Published: Wednesday December 31, 2008
Britain is now preparing to take in detainees from Guantanamo Bay to help US president-elect Barack Obama shut down the prison camp, The Times newspaper said Thursday, citing government sources.
London has previously said it would consider any US requests to take in prisoners on a case by case basis.
But The Times said Britain had now decided to support moves to rehouse those detainees still left in the camp, which is on a US sovereign naval base on Cuba.
Government departments are discussing the subject, with the Foreign Office pushing for a deal and a final decision expected to be made by the Cabinet, the daily said.
The Foreign Office said it recognised that the US authorities would need "assistance from allies and partners" to shut down Guantanamo. London's established position is that the camp should be closed.
Obama, who takes office on January 20, has pledged to shut down the "war on terror internment camp" in a move he called rebuilding "America's moral stature in the world".
"Of course the Foreign Office wants to do it, they want to get off to a good start with Obama," The Times quoted an unnamed government department source as saying.
"This is the sort of thing that will require a Cabinet-level decision."
Britain has taken charge of nine detainees who are British nationals and four former residents.
A spokesman for Britain's Foreign Office said: "We have made it clear that we think Guantanamo Bay should be closed.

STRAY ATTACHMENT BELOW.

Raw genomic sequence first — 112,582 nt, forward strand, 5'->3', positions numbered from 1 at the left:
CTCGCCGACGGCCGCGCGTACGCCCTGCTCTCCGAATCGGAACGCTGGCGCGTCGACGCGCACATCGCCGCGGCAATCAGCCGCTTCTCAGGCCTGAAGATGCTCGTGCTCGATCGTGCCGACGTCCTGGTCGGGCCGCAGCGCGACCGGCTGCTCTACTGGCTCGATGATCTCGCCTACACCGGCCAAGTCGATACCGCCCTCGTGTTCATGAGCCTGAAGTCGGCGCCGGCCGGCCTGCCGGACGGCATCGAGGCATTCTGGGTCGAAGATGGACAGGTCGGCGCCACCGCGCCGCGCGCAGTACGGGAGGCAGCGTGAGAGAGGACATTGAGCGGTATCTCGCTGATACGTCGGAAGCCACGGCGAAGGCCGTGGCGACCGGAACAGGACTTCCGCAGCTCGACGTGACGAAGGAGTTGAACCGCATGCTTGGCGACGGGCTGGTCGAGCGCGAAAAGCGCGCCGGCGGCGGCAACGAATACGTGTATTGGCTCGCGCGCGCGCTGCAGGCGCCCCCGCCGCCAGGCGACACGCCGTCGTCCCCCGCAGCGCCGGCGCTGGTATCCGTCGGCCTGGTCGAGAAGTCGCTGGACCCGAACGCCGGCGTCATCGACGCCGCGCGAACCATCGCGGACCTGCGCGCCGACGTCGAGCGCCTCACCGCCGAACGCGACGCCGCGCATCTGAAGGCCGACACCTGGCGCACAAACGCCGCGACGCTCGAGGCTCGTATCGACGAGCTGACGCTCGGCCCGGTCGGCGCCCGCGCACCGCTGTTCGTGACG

"We recognise the legal, technical and other difficulties and that the US will require assistance from allies and partners to make this happen.
"We have long pressed the US for release of British nationals and residents. To date, we have got all British nationals back, as well as four former residents.
"We continue to press for release of the two remaining former British residents, Binyam Mohamed and Shaker Aamer. Our priority has been to get Binyam Mohamed back to the UK and our offer for receiving Shaker Aamer remains open."
Some 250 inmates remain at Guantanamo.
Alleged "enemy combatants" captured since 2001 by US and allied forces around the world during the so-called War on Terror, some are no longer considered a threat by US authorities and will be resettled.
Some face renewed arrest in their homelands and could face torture or lengthy incarcerations.
The European Union is divided over the issue, with the Netherlands ruling out accepting any newly freed inmates, Portugal and Germany signalling that they might do so, Poland not keen and France calling for a common European position.
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